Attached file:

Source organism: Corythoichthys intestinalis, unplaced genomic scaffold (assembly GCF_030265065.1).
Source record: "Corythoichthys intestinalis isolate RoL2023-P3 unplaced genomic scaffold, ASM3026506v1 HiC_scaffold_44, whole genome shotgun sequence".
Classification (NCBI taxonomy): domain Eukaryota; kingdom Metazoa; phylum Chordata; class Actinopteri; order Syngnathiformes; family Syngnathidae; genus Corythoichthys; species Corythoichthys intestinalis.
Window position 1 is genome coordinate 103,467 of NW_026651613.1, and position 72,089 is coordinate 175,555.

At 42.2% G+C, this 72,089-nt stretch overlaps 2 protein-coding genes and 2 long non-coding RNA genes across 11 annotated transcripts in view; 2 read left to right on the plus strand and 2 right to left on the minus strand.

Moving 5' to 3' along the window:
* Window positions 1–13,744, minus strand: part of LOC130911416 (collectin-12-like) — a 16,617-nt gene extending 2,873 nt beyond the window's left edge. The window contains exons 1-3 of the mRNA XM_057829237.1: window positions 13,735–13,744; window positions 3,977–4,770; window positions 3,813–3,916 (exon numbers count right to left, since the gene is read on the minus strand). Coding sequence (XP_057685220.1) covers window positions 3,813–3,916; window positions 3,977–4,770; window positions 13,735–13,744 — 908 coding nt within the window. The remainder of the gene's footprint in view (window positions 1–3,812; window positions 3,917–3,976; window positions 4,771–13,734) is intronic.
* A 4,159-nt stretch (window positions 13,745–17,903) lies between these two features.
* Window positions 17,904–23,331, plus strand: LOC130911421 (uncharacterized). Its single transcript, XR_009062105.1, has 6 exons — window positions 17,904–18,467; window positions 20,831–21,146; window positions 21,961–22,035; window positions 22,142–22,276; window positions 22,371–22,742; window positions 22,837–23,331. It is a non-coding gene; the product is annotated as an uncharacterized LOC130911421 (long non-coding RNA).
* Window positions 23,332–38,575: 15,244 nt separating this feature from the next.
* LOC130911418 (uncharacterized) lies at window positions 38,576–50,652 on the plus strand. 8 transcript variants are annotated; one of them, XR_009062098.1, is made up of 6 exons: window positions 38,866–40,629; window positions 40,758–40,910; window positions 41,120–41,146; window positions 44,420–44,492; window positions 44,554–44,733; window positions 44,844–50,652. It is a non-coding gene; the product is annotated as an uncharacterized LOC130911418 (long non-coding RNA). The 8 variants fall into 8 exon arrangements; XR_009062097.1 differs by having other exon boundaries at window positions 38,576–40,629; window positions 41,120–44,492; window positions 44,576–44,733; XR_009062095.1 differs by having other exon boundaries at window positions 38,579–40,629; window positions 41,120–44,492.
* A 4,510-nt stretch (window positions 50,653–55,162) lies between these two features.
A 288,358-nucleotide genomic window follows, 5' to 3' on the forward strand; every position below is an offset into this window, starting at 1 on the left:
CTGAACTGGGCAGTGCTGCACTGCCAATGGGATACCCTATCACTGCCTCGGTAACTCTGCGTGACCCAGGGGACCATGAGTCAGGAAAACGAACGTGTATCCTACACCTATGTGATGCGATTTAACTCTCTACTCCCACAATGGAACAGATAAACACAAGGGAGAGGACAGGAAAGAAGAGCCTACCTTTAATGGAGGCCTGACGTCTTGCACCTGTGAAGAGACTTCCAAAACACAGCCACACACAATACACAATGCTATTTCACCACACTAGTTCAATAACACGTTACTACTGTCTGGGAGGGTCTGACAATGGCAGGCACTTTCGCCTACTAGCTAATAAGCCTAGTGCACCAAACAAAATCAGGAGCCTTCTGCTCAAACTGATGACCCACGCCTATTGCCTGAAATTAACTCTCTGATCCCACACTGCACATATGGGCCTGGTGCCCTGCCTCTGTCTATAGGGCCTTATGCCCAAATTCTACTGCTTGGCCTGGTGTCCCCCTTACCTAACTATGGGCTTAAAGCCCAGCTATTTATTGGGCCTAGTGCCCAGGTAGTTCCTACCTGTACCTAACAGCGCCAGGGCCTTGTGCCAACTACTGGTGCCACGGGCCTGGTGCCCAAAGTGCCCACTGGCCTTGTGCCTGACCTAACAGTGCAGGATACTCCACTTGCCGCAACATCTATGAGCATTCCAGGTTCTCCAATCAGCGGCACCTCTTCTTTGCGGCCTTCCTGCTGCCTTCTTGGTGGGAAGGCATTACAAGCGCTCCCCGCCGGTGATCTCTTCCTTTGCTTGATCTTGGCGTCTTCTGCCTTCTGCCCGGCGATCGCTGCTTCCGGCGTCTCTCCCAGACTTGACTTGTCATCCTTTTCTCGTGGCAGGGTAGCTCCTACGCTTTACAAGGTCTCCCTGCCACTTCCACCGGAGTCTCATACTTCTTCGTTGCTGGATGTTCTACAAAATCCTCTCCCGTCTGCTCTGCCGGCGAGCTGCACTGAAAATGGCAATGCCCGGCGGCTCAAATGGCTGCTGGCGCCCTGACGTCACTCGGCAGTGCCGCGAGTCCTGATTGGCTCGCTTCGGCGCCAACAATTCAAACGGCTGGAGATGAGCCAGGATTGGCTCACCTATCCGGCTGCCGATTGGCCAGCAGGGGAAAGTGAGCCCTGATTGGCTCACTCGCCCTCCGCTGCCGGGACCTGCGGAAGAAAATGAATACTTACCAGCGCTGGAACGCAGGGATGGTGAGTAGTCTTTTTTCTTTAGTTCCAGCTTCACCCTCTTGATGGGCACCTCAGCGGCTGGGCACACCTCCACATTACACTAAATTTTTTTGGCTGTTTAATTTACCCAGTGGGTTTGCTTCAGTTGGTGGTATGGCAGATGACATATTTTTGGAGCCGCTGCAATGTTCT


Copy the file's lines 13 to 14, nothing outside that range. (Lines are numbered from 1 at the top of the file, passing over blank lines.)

A 288,358-nucleotide genomic window follows, 5' to 3' on the forward strand; every position below is an offset into this window, starting at 1 on the left:
CTGAACTGGGCAGTGCTGCACTGCCAATGGGATACCCTATCACTGCCTCGGTAACTCTGCGTGACCCAGGGGACCATGAGTCAGGAAAACGAACGTGTATCCTACACCTATGTGATGCGATTTAACTCTCTACTCCCACAATGGAACAGATAAACACAAGGGAGAGGACAGGAAAGAAGAGCCTACCTTTAATGGAGGCCTGACGTCTTGCACCTGTGAAGAGACTTCCAAAACACAGCCACACACAATACACAATGCTATTTCACCACACTAGTTCAATAACACGTTACTACTGTCTGGGAGGGTCTGACAATGGCAGGCACTTTCGCCTACTAGCTAATAAGCCTAGTGCACCAAACAAAATCAGGAGCCTTCTGCTCAAACTGATGACCCACGCCTATTGCCTGAAATTAACTCTCTGATCCCACACTGCACATATGGGCCTGGTGCCCTGCCTCTGTCTATAGGGCCTTATGCCCAAATTCTACTGCTTGGCCTGGTGTCCCCCTTACCTAACTATGGGCTTAAAGCCCAGCTATTTATTGGGCCTAGTGCCCAGGTAGTTCCTACCTGTACCTAACAGCGCCAGGGCCTTGTGCCAACTACTGGTGCCACGGGCCTGGTGCCCAAAGTGCCCACTGGCCTTGTGCCTGACCTAACAGTGCAGGATACTCCACTTGCCGCAACATCTATGAGCATTCCAGGTTCTCCAATCAGCGGCACCTCTTCTTTGCGGCCTTCCTGCTGCCTTCTTGGTGGGAAGGCATTACAAGCGCTCCCCGCCGGTGATCTCTTCCTTTGCTTGATCTTGGCGTCTTCTGCCTTCTGCCCGGCGATCGCTGCTTCCGGCGTCTCTCCCAGACTTGACTTGTCATCCTTTTCTCGTGGCAGGGTAGCTCCTACGCTTTACAAGGTCTCCCTGCCACTTCCACCGGAGTCTCATACTTCTTCGTTGCTGGATGTTCTACAAAATCCTCTCCCGTCTGCTCTGCCGGCGAGCTGCACTGAAAATGGCAATGCCCGGCGGCTCAAATGGCTGCTGGCGCCCTGACGTCACTCGGCAGTGCCGCGAGTCCTGATTGGCTCGCTTCGGCGCCAACAATTCAAACGGCTGGAGATGAGCCAGGATTGGCTCACCTATCCGGCTGCCGATTGGCCAGCAGGGGAAAGTGAGCCCTGATTGGCTCACTCGCCCTCCGCTGCCGGGACCTGCGGAAGAAAATGAATACTTACCAGCGCTGGAACGCAGGGATGGTGAGTAGTCTTTTTTCTTTAGTTCCAGCTTCACCCTCTTGATGGGCACCTCAGCGGCTGGGCACACCTCCACATTACACTAAATTTTTTTGGCTGTTTAATTTACCCAGTGGGTTTGCTTCAGTTGGTGGTATGGCAGATGACATATTTTTGGAGCCGCTGCAATGTTCT